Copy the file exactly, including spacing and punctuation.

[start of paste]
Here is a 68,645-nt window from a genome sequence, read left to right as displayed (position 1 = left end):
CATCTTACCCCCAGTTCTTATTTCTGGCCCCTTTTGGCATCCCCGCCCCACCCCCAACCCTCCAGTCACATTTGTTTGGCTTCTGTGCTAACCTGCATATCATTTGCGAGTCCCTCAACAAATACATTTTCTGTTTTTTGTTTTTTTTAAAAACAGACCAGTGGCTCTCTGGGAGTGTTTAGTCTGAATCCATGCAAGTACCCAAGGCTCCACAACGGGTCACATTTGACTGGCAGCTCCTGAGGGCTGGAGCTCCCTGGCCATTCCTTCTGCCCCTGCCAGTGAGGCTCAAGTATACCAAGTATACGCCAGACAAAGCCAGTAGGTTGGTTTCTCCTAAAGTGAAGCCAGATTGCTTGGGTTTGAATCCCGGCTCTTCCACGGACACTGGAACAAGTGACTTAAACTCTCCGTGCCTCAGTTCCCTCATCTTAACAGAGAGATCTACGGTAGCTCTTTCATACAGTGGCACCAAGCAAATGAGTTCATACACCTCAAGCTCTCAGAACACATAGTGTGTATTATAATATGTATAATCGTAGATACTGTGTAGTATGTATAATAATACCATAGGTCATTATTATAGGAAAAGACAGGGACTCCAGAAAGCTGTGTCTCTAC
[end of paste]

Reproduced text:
Here is a 68,645-nt window from a genome sequence, read left to right as displayed (position 1 = left end):
CATCTTACCCCCAGTTCTTATTTCTGGCCCCTTTTGGCATCCCCGCCCCACCCCCAACCCTCCAGTCACATTTGTTTGGCTTCTGTGCTAACCTGCATATCATTTGCGAGTCCCTCAACAAATACATTTTCTGTTTTTTGTTTTTTTTAAAAACAGACCAGTGGCTCTCTGGGAGTGTTTAGTCTGAATCCATGCAAGTACCCAAGGCTCCACAACGGGTCACATTTGACTGGCAGCTCCTGAGGGCTGGAGCTCCCTGGCCATTCCTTCTGCCCCTGCCAGTGAGGCTCAAGTATACCAAGTATACGCCAGACAAAGCCAGTAGGTTGGTTTCTCCTAAAGTGAAGCCAGATTGCTTGGGTTTGAATCCCGGCTCTTCCACGGACACTGGAACAAGTGACTTAAACTCTCCGTGCCTCAGTTCCCTCATCTTAACAGAGAGATCTACGGTAGCTCTTTCATACAGTGGCACCAAGCAAATGAGTTCATACACCTCAAGCTCTCAGAACACATAGTGTGTATTATAATATGTATAATCGTAGATACTGTGTAGTATGTATAATAATACCATAGGTCATTATTATAGGAAAAGACAGGGACTCCAGAAAGCTGTGTCTCTAC